Monday, January 23, 2017 - 4:00pm
GILB 124

Speaker Information

Liang Huang
Assistant Prof.
School of EECS
Oregon State University

Abstract

Why are computers so bad at processing human languages while so good at programming languages? What’s the key difference between English and C++ that makes the former so much harder? In this talk I'll present a linear-time (approximate) dynamic programming algorithm for incremental parsing inspired by both human sentence processing (psycholinguistics) and compiler theory (LR parsing). This algorithm, being linear-time, is much faster than, but also as accurate as, the dominant O(n^3) algorithms. It overcomes the ambiguity explosion problem by local ambiguity packing similar to those found in psycholinguistics. 

More interestingly, there is a striking connection between linguistics and biology: natural language parsing and RNA secondary structure prediction use the same very slow O(n^3) algorithms. While natural language sentences are rarely over 100 words, RNA sequences can be as long as 4,000 nucleotides; so there is a critical need for faster algorithms. We can therefore adapt the same linear-time dynamic programming idea to predict secondary structures for RNA sequences in linear-time, which results in orders of magnitude faster predictions without loss of accuracy.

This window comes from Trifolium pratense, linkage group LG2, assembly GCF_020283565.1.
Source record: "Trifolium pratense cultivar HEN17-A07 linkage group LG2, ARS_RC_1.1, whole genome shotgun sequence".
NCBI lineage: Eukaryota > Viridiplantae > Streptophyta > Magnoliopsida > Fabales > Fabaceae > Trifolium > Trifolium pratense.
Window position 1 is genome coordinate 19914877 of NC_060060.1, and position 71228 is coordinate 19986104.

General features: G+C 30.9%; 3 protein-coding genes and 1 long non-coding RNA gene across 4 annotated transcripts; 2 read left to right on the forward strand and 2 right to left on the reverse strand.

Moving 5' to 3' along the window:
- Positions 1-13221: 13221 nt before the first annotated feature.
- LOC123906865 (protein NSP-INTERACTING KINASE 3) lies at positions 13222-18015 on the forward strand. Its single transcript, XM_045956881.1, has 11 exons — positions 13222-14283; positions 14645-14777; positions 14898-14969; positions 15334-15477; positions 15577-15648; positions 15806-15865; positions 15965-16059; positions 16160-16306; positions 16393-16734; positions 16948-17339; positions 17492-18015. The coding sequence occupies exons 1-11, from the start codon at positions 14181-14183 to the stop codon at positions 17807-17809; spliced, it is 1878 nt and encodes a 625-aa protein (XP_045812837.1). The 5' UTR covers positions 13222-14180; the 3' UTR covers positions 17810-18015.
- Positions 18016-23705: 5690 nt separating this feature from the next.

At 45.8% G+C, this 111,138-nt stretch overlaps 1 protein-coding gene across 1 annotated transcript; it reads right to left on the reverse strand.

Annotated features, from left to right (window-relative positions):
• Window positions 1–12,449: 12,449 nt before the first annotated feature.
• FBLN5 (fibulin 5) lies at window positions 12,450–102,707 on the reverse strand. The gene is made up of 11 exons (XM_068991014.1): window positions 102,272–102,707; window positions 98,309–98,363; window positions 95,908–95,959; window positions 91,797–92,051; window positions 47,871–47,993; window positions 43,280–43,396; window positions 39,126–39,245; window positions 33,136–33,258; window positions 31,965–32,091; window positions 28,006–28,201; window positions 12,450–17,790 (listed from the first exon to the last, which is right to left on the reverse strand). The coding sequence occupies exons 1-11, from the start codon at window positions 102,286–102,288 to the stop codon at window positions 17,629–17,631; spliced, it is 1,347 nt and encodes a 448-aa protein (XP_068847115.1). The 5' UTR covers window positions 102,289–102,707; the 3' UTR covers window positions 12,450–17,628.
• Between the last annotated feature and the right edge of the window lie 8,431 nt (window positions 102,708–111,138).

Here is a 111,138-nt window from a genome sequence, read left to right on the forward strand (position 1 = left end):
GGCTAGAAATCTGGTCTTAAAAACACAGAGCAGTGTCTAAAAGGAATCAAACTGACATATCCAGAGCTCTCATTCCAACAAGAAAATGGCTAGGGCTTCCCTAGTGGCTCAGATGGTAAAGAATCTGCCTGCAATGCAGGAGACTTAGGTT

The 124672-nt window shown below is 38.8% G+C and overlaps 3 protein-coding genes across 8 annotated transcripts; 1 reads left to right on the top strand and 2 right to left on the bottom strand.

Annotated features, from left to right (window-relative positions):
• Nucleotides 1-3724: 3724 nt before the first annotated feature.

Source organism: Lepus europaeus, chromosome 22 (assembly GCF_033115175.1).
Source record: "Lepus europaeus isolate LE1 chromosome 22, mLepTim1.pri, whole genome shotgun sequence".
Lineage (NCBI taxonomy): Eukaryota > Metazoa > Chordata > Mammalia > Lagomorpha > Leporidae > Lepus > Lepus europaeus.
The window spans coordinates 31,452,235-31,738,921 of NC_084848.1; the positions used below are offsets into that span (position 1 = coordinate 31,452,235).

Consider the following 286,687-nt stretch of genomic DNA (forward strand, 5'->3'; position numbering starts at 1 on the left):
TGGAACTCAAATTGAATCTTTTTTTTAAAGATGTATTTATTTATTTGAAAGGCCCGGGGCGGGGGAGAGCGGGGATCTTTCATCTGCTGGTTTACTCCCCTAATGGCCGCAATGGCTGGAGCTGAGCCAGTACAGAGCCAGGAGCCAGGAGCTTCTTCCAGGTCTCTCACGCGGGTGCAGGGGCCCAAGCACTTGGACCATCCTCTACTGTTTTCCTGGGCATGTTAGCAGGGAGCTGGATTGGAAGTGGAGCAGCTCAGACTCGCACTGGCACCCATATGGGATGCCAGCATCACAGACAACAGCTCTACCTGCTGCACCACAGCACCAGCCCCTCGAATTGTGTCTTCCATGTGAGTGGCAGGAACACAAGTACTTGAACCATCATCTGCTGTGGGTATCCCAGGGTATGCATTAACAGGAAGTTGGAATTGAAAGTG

Speaker Bio

Liang Huang is currently an Assistant Professor of EECS at Oregon State University, and a part-time Research Scientist with IBM's Watson Group. Before that he was Assistant Professor for three years at the City University of New York (CUNY). He graduated in 2008 from Penn and has worked as a Research Scientist at Google and a Research Assistant Professor at USC/ISI. Most of his work develops fast algorithms and provable theory to speedup large-scale natural language processing, structured machine learning, and computational structural biology. He has received a Best Paper Award at ACL 2008, a Best Paper Honorable Mention at EMNLP 2016, several best paper nominations (ACL 2007, EMNLP 2008, and ACL 2010), two Google Faculty Research Awards (2010 and 2013), a Yahoo! Faculty Research Award (2015), and a University Teaching Prize at Penn (2005). His research has been supported by DARPA, NSF, Google, and Yahoo. He also co-authored a best-selling textbook in China on algorithms for programming contests.